SQL> CREATE TYPE transaction_ot AS OBJECT 2 ( transaction_id NUMBER 3 ) 4 NOT FINAL; 5 /
Note that we have declared this as NOT FINAL to indicate that we are creating a hierarchy that will be implemented through subtypes. We have included a single attribute of TRANSACTION_ID to represent a generic primary key attribute that may or may not be extended in the subtypes (in our trading model, we have a TRADE_ID as the primary transaction key). We could also define this as NOT INSTANTIABLE if we wished to ensure that no direct instances of the supertype were coded into our programs.
This object type defines the structure of a single record returned by our pipelined function. As with all pipelined function implementations, we must create a corresponding collection type, as follows.
SQL> CREATE OR REPLACE TYPE transaction_ntt 2 AS TABLE OF transaction_ot; 3 /
In "regular" pipelined function implementations, we would be ready to code the function at this point. However, such a function would only pipe out arrays of a single record structure containing a single attribute (TRANSACTION_ID). We want to be able to pipe back multiple record structures from the function, hence we need a type hierarchy. To complete this hierarchy, we will create three further object types: one for each of our target trading tables described earlier. We will begin by creating a subtype for TRADES records as follows. Note that the TRADE_ID column will be accounted for by the supertype's generic TRANSACTION_ID attribute.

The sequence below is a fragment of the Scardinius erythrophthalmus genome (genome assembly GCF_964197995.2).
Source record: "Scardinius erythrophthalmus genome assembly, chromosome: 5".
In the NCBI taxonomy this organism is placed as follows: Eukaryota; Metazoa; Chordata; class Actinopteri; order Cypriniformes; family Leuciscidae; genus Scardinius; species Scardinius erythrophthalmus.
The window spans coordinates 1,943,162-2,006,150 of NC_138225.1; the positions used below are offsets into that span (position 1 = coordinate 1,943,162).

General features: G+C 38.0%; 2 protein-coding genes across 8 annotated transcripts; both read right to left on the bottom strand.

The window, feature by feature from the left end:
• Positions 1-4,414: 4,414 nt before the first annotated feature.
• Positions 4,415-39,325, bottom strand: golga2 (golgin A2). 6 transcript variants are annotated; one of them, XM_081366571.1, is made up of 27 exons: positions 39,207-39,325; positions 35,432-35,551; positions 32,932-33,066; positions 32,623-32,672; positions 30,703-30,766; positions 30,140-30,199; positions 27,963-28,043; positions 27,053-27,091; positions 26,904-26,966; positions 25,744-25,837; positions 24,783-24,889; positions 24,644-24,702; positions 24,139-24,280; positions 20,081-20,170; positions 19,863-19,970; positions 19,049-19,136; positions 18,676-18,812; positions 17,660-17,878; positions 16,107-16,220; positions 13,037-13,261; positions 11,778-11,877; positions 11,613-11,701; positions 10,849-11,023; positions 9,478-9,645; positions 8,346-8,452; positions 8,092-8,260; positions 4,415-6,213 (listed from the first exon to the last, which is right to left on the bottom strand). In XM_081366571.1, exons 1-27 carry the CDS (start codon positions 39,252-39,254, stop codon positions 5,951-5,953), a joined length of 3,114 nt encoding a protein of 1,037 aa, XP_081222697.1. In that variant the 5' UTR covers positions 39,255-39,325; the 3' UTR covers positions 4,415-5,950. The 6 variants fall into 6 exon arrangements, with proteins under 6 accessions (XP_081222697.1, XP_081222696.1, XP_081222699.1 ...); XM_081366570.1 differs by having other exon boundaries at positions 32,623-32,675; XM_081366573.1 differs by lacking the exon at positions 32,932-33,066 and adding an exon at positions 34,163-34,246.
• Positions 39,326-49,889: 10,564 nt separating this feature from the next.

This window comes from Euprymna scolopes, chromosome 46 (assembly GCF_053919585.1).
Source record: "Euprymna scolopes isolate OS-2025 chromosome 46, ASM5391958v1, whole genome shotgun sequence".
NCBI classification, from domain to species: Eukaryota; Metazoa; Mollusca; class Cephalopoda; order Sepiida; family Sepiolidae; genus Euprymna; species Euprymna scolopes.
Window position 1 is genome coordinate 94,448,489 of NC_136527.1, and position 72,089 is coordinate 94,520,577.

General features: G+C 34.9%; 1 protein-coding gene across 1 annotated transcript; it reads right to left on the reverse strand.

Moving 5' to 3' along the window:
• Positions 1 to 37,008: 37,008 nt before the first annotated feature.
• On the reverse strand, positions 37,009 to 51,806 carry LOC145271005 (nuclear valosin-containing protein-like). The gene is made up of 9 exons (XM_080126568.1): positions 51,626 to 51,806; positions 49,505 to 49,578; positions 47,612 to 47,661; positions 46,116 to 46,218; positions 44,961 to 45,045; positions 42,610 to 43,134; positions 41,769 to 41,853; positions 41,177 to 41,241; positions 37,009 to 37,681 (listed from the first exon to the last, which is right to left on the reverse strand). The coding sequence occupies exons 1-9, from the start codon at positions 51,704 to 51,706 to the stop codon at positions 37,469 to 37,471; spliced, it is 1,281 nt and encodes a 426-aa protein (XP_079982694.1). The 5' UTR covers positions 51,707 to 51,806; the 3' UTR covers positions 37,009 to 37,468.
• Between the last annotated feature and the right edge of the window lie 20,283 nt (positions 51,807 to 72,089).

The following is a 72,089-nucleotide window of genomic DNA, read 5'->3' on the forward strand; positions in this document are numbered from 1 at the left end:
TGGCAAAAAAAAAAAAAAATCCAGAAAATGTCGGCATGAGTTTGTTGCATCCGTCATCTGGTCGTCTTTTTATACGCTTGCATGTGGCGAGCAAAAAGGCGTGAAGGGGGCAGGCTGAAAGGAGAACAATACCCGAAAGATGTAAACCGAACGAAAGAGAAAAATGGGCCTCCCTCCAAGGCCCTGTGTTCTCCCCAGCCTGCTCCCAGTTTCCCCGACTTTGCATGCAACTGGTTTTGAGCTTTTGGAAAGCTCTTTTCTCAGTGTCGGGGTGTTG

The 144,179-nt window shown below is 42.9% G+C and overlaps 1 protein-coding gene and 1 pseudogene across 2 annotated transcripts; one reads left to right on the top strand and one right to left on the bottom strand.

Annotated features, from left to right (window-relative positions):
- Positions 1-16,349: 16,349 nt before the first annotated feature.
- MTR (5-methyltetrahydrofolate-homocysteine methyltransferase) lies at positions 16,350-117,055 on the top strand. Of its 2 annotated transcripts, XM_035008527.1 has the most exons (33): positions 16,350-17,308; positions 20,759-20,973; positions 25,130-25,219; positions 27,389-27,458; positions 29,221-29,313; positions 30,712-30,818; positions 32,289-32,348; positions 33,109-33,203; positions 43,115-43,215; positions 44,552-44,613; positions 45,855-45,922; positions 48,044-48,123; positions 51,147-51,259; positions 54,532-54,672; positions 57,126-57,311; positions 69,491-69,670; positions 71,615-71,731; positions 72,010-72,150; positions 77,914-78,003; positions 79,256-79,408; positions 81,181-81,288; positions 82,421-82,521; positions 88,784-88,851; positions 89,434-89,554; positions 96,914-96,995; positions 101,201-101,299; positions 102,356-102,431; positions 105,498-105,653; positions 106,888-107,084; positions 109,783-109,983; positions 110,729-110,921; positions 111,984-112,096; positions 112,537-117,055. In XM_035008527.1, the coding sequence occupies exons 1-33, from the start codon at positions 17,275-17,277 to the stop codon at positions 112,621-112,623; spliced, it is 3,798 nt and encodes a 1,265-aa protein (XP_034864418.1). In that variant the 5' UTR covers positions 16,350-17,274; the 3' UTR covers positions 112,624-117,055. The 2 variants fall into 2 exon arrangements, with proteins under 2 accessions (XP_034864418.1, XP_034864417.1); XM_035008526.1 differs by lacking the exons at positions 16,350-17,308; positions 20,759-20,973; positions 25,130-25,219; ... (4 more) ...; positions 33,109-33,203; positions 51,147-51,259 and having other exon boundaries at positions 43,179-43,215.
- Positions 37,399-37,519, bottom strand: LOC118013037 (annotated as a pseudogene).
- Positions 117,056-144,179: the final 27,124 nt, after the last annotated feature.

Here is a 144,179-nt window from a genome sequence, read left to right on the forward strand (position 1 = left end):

SQL> CREATE TYPE trade_ot UNDER transaction_ot 2 ( product_type VARCHAR2(10) 3 , counterparty VARCHAR2(30) 4 , trade_timestamp TIMESTAMP 5 , trading_book VARCHAR2(30) 6 , maturity_date DATE 7 , CONSTRUCTOR FUNCTION trade_ot 8 RETURN SELF AS RESULT 9 ) 10 FINAL; 11 /
Note that we have defined this as a subtype of our generic supertype using the UNDER syntax. Note also that we have declared a non-default constructor function. This is purely for convenience later, when we will be able to initialise an instance of this type without having to pass a value for each attribute in the type. We therefore need a type body, as follows.
SQL> CREATE TYPE BODY trade_ot AS 2 CONSTRUCTOR FUNCTION trade_ot 3 RETURN SELF AS RESULT IS 4 BEGIN 5 RETURN; 6 END; 7 END; 8 /
Type body created.
We will now continue the pattern and complete our type hierarchy by creating the remaining types.
SQL> CREATE TYPE trade_leg_ot UNDER transaction_ot 2 ( leg_no NUMBER 3 , trade_amount NUMBER 4 , currency VARCHAR2(3) 5 , trade_price NUMBER 6 , CONSTRUCTOR FUNCTION trade_leg_ot 7 RETURN SELF AS RESULT 8 ) 9 FINAL; 10 /
SQL> CREATE TYPE BODY trade_leg_ot AS 2 CONSTRUCTOR FUNCTION trade_leg_ot 3 RETURN SELF AS RESULT IS 4 BEGIN 5 RETURN; 6 END; 7 END; 8 /
Type body created.
SQL> CREATE TYPE leg_valuation_ot UNDER transaction_ot 2 ( leg_no NUMBER 3 , valuation_date DATE 4 , market_value NUMBER 5 , CONSTRUCTOR FUNCTION leg_valuation_ot 6 RETURN SELF AS RESULT 7 ) 8 FINAL; 9 /
SQL> CREATE TYPE BODY leg_valuation_ot AS 2 CONSTRUCTOR FUNCTION leg_valuation_ot 3 RETURN SELF AS RESULT IS 4 BEGIN 5 RETURN; 6 END; 7 END; 8 /
Type body created.
creating the pipelined function
To recap, therefore, we have a single set of source data and three target tables to be loaded from this source data. We have described this data via a type hierarchy that we will now use in our pipelined function implementation. We will begin with a package specification, as follows.
SQL> CREATE PACKAGE trades_load AS 2 3 FUNCTION trades_transform( p_source_data IN SYS_REFCURSOR ) 4 RETURN transaction_ntt 5 PIPELINED 6 PARALLEL_ENABLE (PARTITION p_source_data BY ANY); 7 8 PROCEDURE load_trades; 9 10 END trades_load; 11 /